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L'Oreal: Is 3D Printing Skin Cells Worth it?

Beauty product giant L’Oreal already grows millions of samples of human skin every year in its laboratories in Lyon, France.  However, such is the demand for their products and the consequent requirement for testing, the company needs more samples for its many research and development projects.

‘Because you’re worth it’

L’Oreal has teamed up with Organovo, a tech start-up company that uses bioprinting technology in order to create human tissue that is able to replicate the human body’s natural biological functionality.  L’Oreal wants to accelerate and increase production of skin in its labs over the next five years, according to Bloomberg.

Organovo's NovoGen Bioprinting Platform will be used to print the skin tissue.  The complex process entails identifying "key architectural and compositional elements" in the tissue and formulating a special multicellular “bio-ink” with which to print it.  The skin tissue is then ‘printed’ in vertical layers.  The technique is not totally original.  Skin-printing technology has already been mooted as a potential method of treating facial injuries and severe burns without the need for subjecting patients to painful skin grafts.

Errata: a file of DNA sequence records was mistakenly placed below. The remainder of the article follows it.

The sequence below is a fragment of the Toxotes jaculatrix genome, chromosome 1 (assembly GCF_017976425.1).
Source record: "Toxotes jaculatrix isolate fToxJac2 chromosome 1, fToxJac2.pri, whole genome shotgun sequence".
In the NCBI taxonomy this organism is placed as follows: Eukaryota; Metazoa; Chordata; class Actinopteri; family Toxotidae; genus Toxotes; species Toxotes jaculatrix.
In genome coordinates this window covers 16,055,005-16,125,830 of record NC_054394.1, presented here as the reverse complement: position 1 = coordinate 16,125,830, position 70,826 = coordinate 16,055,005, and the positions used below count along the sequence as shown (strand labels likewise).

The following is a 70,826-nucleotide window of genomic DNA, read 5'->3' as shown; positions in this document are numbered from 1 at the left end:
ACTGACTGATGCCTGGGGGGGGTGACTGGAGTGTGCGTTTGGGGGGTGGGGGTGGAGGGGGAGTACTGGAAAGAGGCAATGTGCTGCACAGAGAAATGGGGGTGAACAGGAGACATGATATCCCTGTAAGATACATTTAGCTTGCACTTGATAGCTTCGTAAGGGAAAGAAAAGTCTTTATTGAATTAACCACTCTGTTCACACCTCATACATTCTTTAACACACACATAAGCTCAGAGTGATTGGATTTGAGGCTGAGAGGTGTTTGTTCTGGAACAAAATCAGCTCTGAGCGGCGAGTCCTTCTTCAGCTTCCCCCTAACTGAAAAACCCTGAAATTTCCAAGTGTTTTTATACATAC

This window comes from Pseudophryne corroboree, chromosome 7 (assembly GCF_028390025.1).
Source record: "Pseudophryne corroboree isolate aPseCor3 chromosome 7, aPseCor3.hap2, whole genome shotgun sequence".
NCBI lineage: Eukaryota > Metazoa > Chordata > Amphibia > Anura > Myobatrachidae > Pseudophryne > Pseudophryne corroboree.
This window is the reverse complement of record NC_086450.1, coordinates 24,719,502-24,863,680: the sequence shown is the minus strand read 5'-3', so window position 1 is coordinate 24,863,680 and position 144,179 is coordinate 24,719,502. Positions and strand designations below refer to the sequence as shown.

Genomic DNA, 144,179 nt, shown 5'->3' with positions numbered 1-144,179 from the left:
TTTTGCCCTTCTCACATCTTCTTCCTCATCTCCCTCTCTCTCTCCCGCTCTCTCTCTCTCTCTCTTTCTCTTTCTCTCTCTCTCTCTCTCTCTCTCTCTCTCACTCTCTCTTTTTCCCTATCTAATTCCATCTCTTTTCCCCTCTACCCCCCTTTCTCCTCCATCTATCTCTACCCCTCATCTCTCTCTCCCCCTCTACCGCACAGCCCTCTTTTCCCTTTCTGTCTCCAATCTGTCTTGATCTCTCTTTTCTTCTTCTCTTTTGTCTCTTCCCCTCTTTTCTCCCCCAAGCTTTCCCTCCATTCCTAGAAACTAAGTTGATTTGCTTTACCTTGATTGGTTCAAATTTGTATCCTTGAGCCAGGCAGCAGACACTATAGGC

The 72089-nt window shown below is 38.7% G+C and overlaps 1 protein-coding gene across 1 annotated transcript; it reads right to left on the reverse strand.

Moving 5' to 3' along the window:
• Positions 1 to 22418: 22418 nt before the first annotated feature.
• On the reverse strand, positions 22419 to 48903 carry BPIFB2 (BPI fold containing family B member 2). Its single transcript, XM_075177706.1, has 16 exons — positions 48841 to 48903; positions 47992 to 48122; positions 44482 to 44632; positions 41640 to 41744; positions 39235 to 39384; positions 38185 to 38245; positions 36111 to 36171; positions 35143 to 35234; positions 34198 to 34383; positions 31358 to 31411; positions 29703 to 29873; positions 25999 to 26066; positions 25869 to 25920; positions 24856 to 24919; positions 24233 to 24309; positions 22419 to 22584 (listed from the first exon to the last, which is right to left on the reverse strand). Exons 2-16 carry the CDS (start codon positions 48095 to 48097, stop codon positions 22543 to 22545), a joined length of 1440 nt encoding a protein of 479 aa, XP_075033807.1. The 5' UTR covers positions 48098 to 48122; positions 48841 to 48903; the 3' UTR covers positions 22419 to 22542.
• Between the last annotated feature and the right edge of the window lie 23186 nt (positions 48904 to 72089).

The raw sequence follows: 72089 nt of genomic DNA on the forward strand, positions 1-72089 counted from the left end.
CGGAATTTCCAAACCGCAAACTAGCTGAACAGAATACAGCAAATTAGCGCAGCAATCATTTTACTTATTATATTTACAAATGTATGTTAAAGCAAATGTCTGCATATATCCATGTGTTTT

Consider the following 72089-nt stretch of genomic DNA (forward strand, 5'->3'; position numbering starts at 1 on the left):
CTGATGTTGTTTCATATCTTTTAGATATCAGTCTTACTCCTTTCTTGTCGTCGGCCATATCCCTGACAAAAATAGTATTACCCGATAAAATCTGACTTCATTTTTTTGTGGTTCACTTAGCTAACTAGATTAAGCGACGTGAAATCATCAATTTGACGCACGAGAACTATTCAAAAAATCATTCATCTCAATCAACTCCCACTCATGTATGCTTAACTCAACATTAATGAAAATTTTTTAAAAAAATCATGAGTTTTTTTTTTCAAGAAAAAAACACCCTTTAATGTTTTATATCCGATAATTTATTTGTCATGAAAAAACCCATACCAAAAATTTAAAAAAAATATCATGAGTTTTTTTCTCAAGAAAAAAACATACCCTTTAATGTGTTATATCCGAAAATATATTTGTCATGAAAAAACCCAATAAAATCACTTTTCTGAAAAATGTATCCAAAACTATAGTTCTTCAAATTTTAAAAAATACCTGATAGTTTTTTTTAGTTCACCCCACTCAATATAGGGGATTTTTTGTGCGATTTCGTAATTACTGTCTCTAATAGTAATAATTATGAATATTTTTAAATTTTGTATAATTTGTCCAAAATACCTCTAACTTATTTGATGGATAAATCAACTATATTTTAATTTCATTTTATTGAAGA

Currently, L’Oreal uses a technique that breaks down skin tissue donated by plastic surgery patients into individual cells.  The cells are then cultivated using a special ‘diet’, and grown in a pseudo-human environment.  The process is slow; it can take one week to form a ½ square centimetre wide, 1 millimetre thick piece of skin which equates to one of the 100,000 skin samples (5 square metres of skin) the company requires annually.  L’Oreal hopes that working with Organovo will considerably speed up this process.

Although Organovo has previously worked in partnership with other biopharmaceutical companies and medical centres, this will be its first venture into the beauty industry.

In conclusion

One could argue that biotechnology such as growing skin and organ tissue would be best employed in the medical treatment of sick and injured people. However, 3D print technology can also be used to good effect in many different areas of business, too.

 

Image sourcehercampus.com

 

Alison Page

About Alison Page

Alison is a small business owner, freelance writer, author and dressage judge. She has degrees in Equine Science and Business Studies. Read her full story at http://www.theladywriter.co.uk

Alison Page

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